Threats against Muslims grow in New Jersey, nationwide
As controversy continues to swirl around Donald Trump's proposal to ban Muslims from entering the United States, examples of anti-Muslim sentiment are showing up in New Jersey and around the area.
In Jersey City, the Al-Tawheed Islamic Center received a letter warning "we do not want you here. You are evil," according to CBS New York, along with a voice mail message warning "every American that has the Second Amendment right is going to take their (expletive) gun out and blow you away. I just want you to be prepared for that."
"Local hate letters are a byproduct of the sad state of hate in the national debate. We're one great community together." tweeted Jersey City Mayor Steven Fulop. Jersey City Police have increased their patrols of Jersey City mosques. The Islamic Society of South Brunswick said police have done the same thing for the facility on Route 1.
Newark Deputy Mayor Rahaman Muhammad relayed a story on his Facebook page about his Muslim mother's fears that she could be hurt by the comments made by Trump, who he calls "this Clown, the Front Runner of the Republican Party."
He wrote that he thought Trump "was funny at first" but is now calling for "the adults in the room" to take control of the GOP presidential race.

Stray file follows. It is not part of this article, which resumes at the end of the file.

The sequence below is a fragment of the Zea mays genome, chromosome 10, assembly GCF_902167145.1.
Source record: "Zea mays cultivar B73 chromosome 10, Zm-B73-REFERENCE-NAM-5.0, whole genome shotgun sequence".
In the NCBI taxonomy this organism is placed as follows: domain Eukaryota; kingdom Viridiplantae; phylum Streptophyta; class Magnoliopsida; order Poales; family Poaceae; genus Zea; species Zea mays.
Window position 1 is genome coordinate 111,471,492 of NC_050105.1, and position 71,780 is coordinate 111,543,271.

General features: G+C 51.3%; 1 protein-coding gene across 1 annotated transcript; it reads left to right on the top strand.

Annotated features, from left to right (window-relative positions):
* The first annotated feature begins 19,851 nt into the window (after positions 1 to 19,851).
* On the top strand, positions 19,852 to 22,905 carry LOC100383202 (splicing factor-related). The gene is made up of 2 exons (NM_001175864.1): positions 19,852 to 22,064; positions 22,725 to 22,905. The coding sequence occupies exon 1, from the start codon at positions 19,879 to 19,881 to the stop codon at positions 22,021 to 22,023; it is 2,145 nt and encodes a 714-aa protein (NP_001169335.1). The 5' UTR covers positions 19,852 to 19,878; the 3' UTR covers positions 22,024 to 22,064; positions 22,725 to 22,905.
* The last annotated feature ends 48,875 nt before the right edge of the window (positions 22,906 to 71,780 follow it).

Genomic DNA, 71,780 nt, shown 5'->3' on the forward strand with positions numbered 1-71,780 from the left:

"It's time for the Donald J. Trump Clown Show to End," wrote the deputy mayor.
There have been similar anti-Muslim threats made around the United States for the past month since the shooting massacre in Paris left 130 dead, and threats got worse after the San Bernardino shooting and Trump's comments. The Anti-Defamation League says it has tracked more than three dozen anti-Muslim incidents since the Paris attacks.
A severed pig's head was left outside a Philadelphia mosque earlier on Tuesday. Mayor Michael Nutter pledged a $2,000 reward for information leading to a conviction in any hate crime case.
Democrat Rep. Andre Carson of Indiana, one of two Muslim members of Congress, received threats at his Washington office.
"I just received a death threat yesterday in my own office, and it’s largely in part to this toxic environment,” Carson told USA Today.
The New Jersey Office of Homeland Security said it is watching for increased threats to the Muslim community and encourage everyone to report threats or suspicious activity to 866-SAFE NJ (866-472-3365).
The Associated Press contributed to this report